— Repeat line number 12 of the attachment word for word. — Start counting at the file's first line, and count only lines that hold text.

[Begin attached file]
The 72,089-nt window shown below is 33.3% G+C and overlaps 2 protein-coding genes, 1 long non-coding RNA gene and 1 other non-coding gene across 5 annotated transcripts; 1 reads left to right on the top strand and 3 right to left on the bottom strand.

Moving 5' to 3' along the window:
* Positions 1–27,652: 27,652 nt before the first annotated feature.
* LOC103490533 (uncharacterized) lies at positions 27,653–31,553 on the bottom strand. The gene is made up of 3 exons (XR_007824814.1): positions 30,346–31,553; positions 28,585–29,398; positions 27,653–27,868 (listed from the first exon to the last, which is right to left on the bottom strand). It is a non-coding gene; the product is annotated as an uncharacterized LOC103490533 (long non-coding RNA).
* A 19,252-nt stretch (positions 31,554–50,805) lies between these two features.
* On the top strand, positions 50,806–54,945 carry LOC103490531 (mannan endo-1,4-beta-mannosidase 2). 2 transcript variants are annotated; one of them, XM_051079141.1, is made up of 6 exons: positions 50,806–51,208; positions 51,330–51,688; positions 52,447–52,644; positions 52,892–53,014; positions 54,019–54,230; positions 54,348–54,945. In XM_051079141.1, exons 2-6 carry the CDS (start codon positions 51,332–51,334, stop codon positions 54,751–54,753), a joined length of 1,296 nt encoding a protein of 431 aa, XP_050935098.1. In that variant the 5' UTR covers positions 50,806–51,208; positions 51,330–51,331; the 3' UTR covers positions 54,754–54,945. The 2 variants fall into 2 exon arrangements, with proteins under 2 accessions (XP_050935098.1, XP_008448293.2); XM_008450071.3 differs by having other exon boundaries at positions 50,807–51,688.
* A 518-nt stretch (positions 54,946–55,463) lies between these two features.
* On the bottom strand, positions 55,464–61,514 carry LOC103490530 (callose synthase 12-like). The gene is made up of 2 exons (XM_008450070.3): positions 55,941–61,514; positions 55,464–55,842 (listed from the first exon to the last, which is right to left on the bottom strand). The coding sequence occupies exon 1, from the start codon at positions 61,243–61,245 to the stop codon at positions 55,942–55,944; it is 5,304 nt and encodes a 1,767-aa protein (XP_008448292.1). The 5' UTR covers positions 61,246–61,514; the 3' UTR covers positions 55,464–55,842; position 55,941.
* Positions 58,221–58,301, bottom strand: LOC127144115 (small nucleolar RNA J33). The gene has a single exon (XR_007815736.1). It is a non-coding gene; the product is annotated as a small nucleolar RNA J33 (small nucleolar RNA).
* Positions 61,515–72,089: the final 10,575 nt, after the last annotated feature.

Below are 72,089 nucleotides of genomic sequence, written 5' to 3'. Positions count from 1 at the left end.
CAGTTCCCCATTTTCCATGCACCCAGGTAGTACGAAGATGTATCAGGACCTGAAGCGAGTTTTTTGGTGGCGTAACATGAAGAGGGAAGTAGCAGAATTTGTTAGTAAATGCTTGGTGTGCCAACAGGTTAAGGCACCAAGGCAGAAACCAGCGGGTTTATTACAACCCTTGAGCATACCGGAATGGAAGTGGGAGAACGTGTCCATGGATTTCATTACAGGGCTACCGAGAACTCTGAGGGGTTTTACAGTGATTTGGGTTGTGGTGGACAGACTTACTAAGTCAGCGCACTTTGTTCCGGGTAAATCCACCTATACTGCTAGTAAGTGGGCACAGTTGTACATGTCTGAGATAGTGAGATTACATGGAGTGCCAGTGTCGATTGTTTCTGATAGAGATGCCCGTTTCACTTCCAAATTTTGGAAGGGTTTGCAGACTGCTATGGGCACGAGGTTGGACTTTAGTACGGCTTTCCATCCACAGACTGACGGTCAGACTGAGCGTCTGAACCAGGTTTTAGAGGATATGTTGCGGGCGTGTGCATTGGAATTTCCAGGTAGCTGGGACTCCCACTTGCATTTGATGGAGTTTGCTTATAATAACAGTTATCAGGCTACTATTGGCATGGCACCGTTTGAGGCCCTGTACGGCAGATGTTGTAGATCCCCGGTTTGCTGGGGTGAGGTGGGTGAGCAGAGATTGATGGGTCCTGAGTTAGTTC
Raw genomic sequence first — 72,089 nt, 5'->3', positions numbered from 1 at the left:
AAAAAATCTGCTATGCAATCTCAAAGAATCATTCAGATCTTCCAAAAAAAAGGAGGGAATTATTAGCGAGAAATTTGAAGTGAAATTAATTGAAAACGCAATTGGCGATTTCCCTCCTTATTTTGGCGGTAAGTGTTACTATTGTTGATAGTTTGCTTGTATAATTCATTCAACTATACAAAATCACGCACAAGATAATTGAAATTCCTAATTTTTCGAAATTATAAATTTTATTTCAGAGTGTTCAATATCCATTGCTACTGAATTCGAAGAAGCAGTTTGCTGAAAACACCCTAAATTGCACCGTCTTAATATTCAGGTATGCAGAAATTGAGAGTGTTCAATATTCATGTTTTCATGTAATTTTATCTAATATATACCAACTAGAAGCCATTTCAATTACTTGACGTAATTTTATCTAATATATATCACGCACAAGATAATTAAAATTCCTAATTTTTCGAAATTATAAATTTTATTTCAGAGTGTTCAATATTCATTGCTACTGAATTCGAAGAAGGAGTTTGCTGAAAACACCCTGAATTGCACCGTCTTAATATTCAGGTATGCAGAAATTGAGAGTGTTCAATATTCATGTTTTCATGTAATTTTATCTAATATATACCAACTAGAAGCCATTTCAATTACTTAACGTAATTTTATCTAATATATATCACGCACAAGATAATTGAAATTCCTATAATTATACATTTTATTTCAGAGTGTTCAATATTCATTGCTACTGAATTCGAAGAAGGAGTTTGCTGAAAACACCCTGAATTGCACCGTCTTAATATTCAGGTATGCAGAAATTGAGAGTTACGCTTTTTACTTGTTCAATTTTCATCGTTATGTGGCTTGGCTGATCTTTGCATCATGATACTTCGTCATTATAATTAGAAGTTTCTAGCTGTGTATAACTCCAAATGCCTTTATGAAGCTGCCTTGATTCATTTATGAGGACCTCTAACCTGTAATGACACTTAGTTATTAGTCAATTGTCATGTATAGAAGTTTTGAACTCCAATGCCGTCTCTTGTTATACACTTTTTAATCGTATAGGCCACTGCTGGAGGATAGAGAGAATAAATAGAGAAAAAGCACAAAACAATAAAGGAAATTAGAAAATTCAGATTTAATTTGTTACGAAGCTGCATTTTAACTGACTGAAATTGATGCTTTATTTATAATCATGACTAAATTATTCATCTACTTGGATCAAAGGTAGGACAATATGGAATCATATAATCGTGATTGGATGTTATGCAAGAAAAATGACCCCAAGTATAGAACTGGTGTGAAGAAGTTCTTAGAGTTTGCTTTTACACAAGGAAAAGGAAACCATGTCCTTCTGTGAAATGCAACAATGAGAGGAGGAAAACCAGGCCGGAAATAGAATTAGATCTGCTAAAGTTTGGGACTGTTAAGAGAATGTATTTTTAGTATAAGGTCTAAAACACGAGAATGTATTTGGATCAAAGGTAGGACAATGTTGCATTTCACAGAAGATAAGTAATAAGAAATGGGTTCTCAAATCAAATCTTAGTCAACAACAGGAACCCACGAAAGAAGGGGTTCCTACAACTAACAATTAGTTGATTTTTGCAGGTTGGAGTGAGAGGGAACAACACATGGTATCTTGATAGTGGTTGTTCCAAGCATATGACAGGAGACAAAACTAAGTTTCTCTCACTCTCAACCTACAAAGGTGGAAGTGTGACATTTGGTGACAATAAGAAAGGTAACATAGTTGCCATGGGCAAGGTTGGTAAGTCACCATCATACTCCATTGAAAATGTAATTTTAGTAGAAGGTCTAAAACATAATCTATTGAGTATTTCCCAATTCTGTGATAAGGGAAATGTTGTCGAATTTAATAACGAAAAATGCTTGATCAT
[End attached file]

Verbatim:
CAGTTCCCCATTTTCCATGCACCCAGGTAGTACGAAGATGTATCAGGACCTGAAGCGAGTTTTTTGGTGGCGTAACATGAAGAGGGAAGTAGCAGAATTTGTTAGTAAATGCTTGGTGTGCCAACAGGTTAAGGCACCAAGGCAGAAACCAGCGGGTTTATTACAACCCTTGAGCATACCGGAATGGAAGTGGGAGAACGTGTCCATGGATTTCATTACAGGGCTACCGAGAACTCTGAGGGGTTTTACAGTGATTTGGGTTGTGGTGGACAGACTTACTAAGTCAGCGCACTTTGTTCCGGGTAAATCCACCTATACTGCTAGTAAGTGGGCACAGTTGTACATGTCTGAGATAGTGAGATTACATGGAGTGCCAGTGTCGATTGTTTCTGATAGAGATGCCCGTTTCACTTCCAAATTTTGGAAGGGTTTGCAGACTGCTATGGGCACGAGGTTGGACTTTAGTACGGCTTTCCATCCACAGACTGACGGTCAGACTGAGCGTCTGAACCAGGTTTTAGAGGATATGTTGCGGGCGTGTGCATTGGAATTTCCAGGTAGCTGGGACTCCCACTTGCATTTGATGGAGTTTGCTTATAATAACAGTTATCAGGCTACTATTGGCATGGCACCGTTTGAGGCCCTGTACGGCAGATGTTGTAGATCCCCGGTTTGCTGGGGTGAGGTGGGTGAGCAGAGATTGATGGGTCCTGAGTTAGTTC